The Press - its Uses and Abuses in Democracy Essay

 The Press - its Uses and Abuses in Democracy

[Points: Introduction - the necessity of having press - power and duties of a good press - roles to play in democracy - the potentiality of press - how it is misused - conclusion

No civilised society can live without the press. The press has in fact become a great influence in our daily social and political life. The source of its power lies in the principles of democracy which guarantee the freedom of the press. In a democracy, everybody is free to express his honest opinion through the press. The newspaper is the mouthpiece of public opinion and no popular government can afford to ignore it. The press, therefore, wields a great influence on masses as it has direct communication with them.

The Press - its Uses and Abuses in Democracy Essay
In a democratic system, the press carries with it certain obligations. It is the duty of the press to use the great power which it undoubtedly possesses with due regard to truth and with due restraint and judgement. A good press educates and helps in forming sound and healthy public opinion. The favour and disfavour of the press can make or mar a politician's career. Through newspapers, the press gives us information about our day to day political, social and commercial activities. It keeps people posted also with new and informative articles on literature, sports and science. The editorial comments often serve as guidelines to the government for constructive work.
It can harass any stable government by poisoning public opinion. It can also bring them a big success by favouring government actions and taking public opinion with them. Government servants as well as public figures are now more careful because of the fear of being exposed by the press. In short, there are very few people who are not afraid of their power.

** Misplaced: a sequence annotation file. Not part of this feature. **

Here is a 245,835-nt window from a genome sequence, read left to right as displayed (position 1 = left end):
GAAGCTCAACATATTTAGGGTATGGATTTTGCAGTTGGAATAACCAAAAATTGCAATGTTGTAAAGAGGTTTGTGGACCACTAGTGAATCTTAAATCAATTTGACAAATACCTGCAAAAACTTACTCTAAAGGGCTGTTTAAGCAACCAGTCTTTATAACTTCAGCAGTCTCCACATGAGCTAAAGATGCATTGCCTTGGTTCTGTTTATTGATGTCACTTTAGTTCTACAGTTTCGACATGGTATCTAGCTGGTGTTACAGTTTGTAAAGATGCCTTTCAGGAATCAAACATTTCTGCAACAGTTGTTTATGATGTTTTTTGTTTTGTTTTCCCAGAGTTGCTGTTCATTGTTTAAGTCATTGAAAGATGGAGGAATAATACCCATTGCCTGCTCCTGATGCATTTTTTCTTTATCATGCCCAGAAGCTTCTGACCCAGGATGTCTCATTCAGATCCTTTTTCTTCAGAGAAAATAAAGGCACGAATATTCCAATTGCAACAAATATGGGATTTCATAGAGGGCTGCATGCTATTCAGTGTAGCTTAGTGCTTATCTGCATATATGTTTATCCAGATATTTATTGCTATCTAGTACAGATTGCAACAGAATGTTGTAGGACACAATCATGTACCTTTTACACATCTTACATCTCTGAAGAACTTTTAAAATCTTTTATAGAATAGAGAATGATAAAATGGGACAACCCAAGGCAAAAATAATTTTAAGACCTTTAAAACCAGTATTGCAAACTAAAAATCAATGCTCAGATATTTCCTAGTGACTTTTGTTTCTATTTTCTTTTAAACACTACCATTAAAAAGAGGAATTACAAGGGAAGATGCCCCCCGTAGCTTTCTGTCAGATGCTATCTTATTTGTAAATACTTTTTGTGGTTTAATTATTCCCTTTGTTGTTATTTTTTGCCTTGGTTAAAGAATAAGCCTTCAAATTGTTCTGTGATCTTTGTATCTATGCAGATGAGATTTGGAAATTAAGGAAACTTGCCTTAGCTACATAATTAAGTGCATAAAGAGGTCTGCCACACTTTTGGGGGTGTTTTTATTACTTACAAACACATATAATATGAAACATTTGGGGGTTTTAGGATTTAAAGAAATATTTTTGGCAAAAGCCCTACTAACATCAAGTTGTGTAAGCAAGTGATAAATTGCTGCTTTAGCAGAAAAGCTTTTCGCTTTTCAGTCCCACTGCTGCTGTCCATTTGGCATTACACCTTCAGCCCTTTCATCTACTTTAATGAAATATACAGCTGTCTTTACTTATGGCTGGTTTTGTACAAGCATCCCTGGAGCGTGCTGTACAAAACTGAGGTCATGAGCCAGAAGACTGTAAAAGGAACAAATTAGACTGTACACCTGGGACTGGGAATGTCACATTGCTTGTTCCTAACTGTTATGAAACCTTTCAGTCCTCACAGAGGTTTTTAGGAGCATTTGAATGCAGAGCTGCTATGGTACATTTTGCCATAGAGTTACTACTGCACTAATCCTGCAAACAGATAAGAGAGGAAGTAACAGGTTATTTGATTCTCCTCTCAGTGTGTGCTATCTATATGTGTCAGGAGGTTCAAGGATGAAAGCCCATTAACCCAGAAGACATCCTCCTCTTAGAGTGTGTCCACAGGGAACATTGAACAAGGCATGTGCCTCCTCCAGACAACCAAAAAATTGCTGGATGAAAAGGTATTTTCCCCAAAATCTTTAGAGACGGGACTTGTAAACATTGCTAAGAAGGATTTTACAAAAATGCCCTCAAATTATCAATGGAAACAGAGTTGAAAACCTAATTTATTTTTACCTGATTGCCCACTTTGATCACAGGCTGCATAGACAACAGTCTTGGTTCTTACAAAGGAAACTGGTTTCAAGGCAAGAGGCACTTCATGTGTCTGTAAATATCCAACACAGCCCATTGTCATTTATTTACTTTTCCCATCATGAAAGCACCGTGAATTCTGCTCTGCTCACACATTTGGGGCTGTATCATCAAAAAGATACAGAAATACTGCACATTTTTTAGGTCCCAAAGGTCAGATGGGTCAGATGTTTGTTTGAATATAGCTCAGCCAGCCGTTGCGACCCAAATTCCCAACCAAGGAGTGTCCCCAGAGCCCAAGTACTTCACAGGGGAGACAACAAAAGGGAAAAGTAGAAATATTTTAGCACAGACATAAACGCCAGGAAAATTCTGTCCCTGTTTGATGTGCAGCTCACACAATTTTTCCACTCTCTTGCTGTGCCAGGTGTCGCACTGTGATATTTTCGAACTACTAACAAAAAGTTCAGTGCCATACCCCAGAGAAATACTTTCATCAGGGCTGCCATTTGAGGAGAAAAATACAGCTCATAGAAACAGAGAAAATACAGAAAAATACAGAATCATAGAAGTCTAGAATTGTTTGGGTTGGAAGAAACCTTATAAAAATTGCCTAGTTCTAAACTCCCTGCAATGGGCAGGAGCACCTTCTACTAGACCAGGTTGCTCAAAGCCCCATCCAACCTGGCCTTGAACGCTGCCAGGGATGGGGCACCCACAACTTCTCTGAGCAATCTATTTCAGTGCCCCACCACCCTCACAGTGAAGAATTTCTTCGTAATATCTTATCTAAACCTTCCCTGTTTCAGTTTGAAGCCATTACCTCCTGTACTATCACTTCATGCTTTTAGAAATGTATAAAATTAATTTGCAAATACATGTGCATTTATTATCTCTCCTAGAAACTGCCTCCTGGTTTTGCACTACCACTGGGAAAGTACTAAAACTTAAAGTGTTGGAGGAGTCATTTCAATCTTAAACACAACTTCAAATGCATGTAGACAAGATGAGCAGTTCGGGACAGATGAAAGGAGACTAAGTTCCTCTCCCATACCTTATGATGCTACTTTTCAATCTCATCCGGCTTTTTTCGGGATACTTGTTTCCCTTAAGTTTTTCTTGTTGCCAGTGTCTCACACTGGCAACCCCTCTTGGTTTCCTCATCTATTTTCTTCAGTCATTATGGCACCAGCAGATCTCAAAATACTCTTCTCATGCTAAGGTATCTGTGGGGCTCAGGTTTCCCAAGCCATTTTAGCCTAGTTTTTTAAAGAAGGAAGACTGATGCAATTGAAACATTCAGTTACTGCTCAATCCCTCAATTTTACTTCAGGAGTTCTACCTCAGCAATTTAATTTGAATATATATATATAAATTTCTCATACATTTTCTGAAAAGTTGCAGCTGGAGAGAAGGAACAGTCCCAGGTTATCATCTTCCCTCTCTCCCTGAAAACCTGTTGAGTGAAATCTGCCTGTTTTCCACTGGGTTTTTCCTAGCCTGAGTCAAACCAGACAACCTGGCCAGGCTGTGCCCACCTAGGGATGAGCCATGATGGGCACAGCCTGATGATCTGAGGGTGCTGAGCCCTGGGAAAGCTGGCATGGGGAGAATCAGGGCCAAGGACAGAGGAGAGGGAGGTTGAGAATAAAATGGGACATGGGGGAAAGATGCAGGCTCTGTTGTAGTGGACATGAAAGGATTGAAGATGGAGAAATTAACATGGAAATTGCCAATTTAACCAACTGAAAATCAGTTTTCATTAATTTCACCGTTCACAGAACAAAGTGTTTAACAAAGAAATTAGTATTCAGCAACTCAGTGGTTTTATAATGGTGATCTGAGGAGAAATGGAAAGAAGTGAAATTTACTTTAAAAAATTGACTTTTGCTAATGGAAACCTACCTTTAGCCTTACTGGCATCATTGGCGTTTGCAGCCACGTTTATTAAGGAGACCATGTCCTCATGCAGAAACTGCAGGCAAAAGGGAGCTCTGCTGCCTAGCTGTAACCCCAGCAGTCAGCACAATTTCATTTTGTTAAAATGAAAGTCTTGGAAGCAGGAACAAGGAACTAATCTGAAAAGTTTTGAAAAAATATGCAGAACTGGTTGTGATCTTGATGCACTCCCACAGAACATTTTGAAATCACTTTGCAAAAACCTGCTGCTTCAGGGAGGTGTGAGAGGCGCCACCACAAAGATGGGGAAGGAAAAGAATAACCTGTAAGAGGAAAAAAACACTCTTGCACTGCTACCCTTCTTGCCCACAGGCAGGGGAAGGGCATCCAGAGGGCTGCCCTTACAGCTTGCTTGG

The press serves the great task of bringing about social reforms. Many of the social evils like untouchability, dowry system, smuggling activities, etc. are ruthlessly attacked and criticised by the press. It gives information about the proceedings of the parliament and assemblies and all the important political events in the country. Without these, people would be in the dark about the political and social trends in the country.

In a democratic setup, however, the press is mostly owned or controlled by private agencies, big industrial houses or parties. There is thus a possibility of abuse of the press which tries to safeguard its own interest and echo its master's voice. Because its potential power is in the hands of vested interests, the press is sometimes employed for harmful propaganda. Very often the press distorts or suppresses facts to mislead and confuse masses. The press is even sometimes influenced by foreign interests to twist facts and mould public opinion to suit its political ideology.

The press is thus a watch-dog of democracy. If used carefully, it can help in building up the nation, forming the right public opinion. If misused, it can erode the very foundation of democracy. The press should, therefore, abide by the principle of truthfulness. The primary duty of the press is to establish the truth and work in the interest of the public.
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